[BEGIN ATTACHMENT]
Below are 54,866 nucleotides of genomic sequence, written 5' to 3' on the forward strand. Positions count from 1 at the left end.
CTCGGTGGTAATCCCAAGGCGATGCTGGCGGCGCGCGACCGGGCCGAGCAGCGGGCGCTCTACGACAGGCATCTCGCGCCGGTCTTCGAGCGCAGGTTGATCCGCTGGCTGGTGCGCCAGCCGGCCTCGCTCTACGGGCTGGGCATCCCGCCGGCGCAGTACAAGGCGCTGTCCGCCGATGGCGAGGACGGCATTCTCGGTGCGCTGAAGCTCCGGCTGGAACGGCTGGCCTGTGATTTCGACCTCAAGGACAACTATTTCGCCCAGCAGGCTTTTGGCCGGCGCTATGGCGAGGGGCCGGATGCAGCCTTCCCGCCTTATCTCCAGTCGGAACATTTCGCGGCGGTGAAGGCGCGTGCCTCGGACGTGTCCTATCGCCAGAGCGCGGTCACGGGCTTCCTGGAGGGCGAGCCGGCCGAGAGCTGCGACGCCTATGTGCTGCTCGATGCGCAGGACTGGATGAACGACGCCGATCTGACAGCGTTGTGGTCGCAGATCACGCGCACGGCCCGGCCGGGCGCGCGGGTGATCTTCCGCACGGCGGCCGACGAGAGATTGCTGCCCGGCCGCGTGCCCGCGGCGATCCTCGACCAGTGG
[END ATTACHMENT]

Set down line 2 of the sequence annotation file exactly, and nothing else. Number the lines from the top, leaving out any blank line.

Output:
CTCGGTGGTAATCCCAAGGCGATGCTGGCGGCGCGCGACCGGGCCGAGCAGCGGGCGCTCTACGACAGGCATCTCGCGCCGGTCTTCGAGCGCAGGTTGATCCGCTGGCTGGTGCGCCAGCCGGCCTCGCTCTACGGGCTGGGCATCCCGCCGGCGCAGTACAAGGCGCTGTCCGCCGATGGCGAGGACGGCATTCTCGGTGCGCTGAAGCTCCGGCTGGAACGGCTGGCCTGTGATTTCGACCTCAAGGACAACTATTTCGCCCAGCAGGCTTTTGGCCGGCGCTATGGCGAGGGGCCGGATGCAGCCTTCCCGCCTTATCTCCAGTCGGAACATTTCGCGGCGGTGAAGGCGCGTGCCTCGGACGTGTCCTATCGCCAGAGCGCGGTCACGGGCTTCCTGGAGGGCGAGCCGGCCGAGAGCTGCGACGCCTATGTGCTGCTCGATGCGCAGGACTGGATGAACGACGCCGATCTGACAGCGTTGTGGTCGCAGATCACGCGCACGGCCCGGCCGGGCGCGCGGGTGATCTTCCGCACGGCGGCCGACGAGAGATTGCTGCCCGGCCGCGTGCCCGCGGCGATCCTCGACCAGTGG